I made a comment on Richard’s Watch today that I think is worth sharing with the readers here at AATW. It was made in the context of discussion about people getting involved with the Occult, the New Age, and other parts of that nexus.
Fascinating and a salutary warning to people who might be tempted to meddle with forces best left alone. Having an interest in these matters myself, I have come across numerous testimonies of Christians who, like you, had engaged with the spiritual world and faced terrible consequences.
I believe some blame for this phenomenon can be placed on the rise of materialism as a pervasive philosophy following the two World Wars. Man intuitively knows there is a supernatural world out there and longs to be linked with it. Refusing to bow to the authority of God, either because God’s morality is inherently unattractive to the sin nature or because the Church badly models Christ, he seeks the supernatural in places that reject the Gospel. Evil ensues.
I suspect another contributing factor in some cases is the simple, dressed-down version of liturgy found in a number of Protestant churches, including my own. While many of us, particularly Puritanesque Christians, approve of this, for some people worship needs to be outwardly special, not just about the connection in our hearts and minds. The spectacle of pagan and Jewish temple-style worship has been with mankind longer than the simplicity of the Protestant/Evangelical churches. Catholicism, Orthodoxy, and mid-to-high Anglicanism retain this spectacle with their vestments etc. If that sort of thing is what you need (or want?), but you do not want Christianity itself, I can see how you might be attracted to neo-paganism or esotericism, or living religions that have such displays.
Regarding miracles and unity, like you, I care about those things. But I also feel a tension in them, which perhaps the Lord will resolve now – but maybe not. I think, especially in the case of healing, there is a concern among many of us about the times when nothing seems to happen and we wonder what went wrong and feel bad for raising anybody’s hopes. In unity, there is the problem of doctrinal differences, and how to overcome them. Much as I would like to be a Catholic, and have wanted to be for much of my life, there is a part of me that has something like a Puritan’s worldview, and this prevents me from joining Rome. I reject the claims of the Magisterium and other parts of its structure and there is nothing I can do about that, because it is a conscience issue. In some respects, I think we are actually better at unity now than we used to be because we respect each other’s boundaries and consciences more; there is more of a modus vivendi than there was in previous history – even some acknowledgement of the good things in each other’s denominations.-At https://richards-watch.org/2019/05/11/searching-for-wrong-truth-traps-me-in-a-spiritual-prison/#comments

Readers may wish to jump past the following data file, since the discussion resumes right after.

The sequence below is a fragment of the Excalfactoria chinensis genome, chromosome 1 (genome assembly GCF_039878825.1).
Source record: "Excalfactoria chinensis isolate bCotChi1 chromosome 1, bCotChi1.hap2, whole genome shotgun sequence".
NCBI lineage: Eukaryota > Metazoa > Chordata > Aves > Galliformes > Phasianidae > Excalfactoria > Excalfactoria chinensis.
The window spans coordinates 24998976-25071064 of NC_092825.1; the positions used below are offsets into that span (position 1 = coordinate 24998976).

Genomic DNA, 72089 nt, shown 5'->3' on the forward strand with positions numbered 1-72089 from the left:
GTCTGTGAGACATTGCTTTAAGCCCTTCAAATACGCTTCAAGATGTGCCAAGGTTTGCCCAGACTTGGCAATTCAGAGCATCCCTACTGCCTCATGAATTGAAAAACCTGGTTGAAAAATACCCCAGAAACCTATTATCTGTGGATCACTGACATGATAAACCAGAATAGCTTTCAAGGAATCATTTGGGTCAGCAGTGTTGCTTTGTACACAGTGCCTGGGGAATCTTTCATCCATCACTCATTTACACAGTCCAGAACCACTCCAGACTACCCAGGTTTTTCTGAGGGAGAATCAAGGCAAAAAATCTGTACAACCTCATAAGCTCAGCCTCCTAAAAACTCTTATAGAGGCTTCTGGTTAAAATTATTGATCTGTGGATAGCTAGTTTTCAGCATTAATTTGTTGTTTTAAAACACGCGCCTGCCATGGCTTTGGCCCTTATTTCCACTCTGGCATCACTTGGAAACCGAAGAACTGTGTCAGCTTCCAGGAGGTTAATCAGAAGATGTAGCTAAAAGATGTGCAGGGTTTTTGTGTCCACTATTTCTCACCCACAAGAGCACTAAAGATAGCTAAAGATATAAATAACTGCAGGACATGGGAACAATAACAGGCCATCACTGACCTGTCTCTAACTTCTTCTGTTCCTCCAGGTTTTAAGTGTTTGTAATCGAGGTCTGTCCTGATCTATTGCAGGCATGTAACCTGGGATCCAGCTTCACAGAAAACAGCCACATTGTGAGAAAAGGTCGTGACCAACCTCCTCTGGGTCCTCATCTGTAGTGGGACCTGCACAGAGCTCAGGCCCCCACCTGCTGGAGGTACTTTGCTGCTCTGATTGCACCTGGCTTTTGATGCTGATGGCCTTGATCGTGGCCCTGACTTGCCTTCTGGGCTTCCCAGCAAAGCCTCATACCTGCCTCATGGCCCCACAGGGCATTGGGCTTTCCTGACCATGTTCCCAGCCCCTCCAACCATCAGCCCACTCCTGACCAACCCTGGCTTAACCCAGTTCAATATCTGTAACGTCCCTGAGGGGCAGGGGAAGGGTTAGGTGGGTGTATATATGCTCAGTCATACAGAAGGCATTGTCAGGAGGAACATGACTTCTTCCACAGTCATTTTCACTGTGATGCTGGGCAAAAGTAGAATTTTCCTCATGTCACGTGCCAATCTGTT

AATW from its inception (I was not a member in those days, however) was about Christians from different denominations giving their perspectives on issues of the day, both secular and church-related. Various ministries perform similar functions. I am particularly fond of Archbishop Cranmer’s blog and Anglican Unscripted, both of which, despite being Anglican in origin, have fans from across different Christian traditions.
Occasionally I will also watch videos from Catholic ministries, usually at the recommendation of Scoop or Phillip Augustine, such as TheRemnantvideo or Church Militant or Brian Holdsworth. These give me some insight into how Catholics (both cradle- and convert-) perceive the crisis within their own church, and the broader issues affecting Christians in the world. Understanding not only what other Christians think, but why they think it, is important in building unity, although impractical as regards every single matter, unless one is fortunate to have sufficient time for such things.
What the internet has done is show us how much we have in common (and yes, I am aware that this is a cliché). I suspect that if the main contributors of AATW were to be gathered for a prayer meeting, we would actually be able to pray in real unity about a number of matters, even if we had to leave certain sensitive things aside. At the same time, we would also be able to speak in candour (and hopefully politeness) about matters where we have different perspectives, be they political, economic, social, or religious. That is a precious thing in this age of fury and division.